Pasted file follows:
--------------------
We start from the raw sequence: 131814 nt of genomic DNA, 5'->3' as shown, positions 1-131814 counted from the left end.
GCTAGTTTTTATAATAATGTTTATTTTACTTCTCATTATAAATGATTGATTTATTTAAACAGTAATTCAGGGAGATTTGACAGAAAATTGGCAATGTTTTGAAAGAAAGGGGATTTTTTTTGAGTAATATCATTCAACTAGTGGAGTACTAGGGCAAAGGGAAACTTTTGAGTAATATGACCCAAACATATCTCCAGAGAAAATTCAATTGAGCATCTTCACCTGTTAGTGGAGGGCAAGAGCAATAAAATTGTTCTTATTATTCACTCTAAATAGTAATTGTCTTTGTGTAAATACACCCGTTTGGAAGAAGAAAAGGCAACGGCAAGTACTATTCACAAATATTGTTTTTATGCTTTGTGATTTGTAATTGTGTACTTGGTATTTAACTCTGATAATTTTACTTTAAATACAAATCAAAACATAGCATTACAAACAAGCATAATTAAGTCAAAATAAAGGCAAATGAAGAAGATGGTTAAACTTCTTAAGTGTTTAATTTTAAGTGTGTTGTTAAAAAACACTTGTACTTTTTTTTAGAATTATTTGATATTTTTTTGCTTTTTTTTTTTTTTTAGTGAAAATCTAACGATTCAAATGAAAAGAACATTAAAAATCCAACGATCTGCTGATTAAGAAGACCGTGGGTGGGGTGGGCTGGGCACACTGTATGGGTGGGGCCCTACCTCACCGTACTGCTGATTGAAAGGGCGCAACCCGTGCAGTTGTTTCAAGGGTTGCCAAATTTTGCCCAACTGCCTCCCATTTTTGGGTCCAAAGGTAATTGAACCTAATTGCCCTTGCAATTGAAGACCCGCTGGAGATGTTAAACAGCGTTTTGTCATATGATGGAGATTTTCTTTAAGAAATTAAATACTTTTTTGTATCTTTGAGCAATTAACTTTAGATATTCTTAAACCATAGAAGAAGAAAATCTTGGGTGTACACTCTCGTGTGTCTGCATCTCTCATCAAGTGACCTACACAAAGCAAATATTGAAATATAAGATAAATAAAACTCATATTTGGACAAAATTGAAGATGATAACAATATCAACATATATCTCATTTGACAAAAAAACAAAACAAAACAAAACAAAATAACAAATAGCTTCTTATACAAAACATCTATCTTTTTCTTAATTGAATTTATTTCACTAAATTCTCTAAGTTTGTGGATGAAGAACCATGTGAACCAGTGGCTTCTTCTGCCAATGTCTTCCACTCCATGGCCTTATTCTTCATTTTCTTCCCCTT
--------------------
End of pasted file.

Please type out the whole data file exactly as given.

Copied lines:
We start from the raw sequence: 131814 nt of genomic DNA, 5'->3' as shown, positions 1-131814 counted from the left end.
GCTAGTTTTTATAATAATGTTTATTTTACTTCTCATTATAAATGATTGATTTATTTAAACAGTAATTCAGGGAGATTTGACAGAAAATTGGCAATGTTTTGAAAGAAAGGGGATTTTTTTTGAGTAATATCATTCAACTAGTGGAGTACTAGGGCAAAGGGAAACTTTTGAGTAATATGACCCAAACATATCTCCAGAGAAAATTCAATTGAGCATCTTCACCTGTTAGTGGAGGGCAAGAGCAATAAAATTGTTCTTATTATTCACTCTAAATAGTAATTGTCTTTGTGTAAATACACCCGTTTGGAAGAAGAAAAGGCAACGGCAAGTACTATTCACAAATATTGTTTTTATGCTTTGTGATTTGTAATTGTGTACTTGGTATTTAACTCTGATAATTTTACTTTAAATACAAATCAAAACATAGCATTACAAACAAGCATAATTAAGTCAAAATAAAGGCAAATGAAGAAGATGGTTAAACTTCTTAAGTGTTTAATTTTAAGTGTGTTGTTAAAAAACACTTGTACTTTTTTTTAGAATTATTTGATATTTTTTTGCTTTTTTTTTTTTTTTAGTGAAAATCTAACGATTCAAATGAAAAGAACATTAAAAATCCAACGATCTGCTGATTAAGAAGACCGTGGGTGGGGTGGGCTGGGCACACTGTATGGGTGGGGCCCTACCTCACCGTACTGCTGATTGAAAGGGCGCAACCCGTGCAGTTGTTTCAAGGGTTGCCAAATTTTGCCCAACTGCCTCCCATTTTTGGGTCCAAAGGTAATTGAACCTAATTGCCCTTGCAATTGAAGACCCGCTGGAGATGTTAAACAGCGTTTTGTCATATGATGGAGATTTTCTTTAAGAAATTAAATACTTTTTTGTATCTTTGAGCAATTAACTTTAGATATTCTTAAACCATAGAAGAAGAAAATCTTGGGTGTACACTCTCGTGTGTCTGCATCTCTCATCAAGTGACCTACACAAAGCAAATATTGAAATATAAGATAAATAAAACTCATATTTGGACAAAATTGAAGATGATAACAATATCAACATATATCTCATTTGACAAAAAAACAAAACAAAACAAAACAAAATAACAAATAGCTTCTTATACAAAACATCTATCTTTTTCTTAATTGAATTTATTTCACTAAATTCTCTAAGTTTGTGGATGAAGAACCATGTGAACCAGTGGCTTCTTCTGCCAATGTCTTCCACTCCATGGCCTTATTCTTCATTTTCTTCCCCTT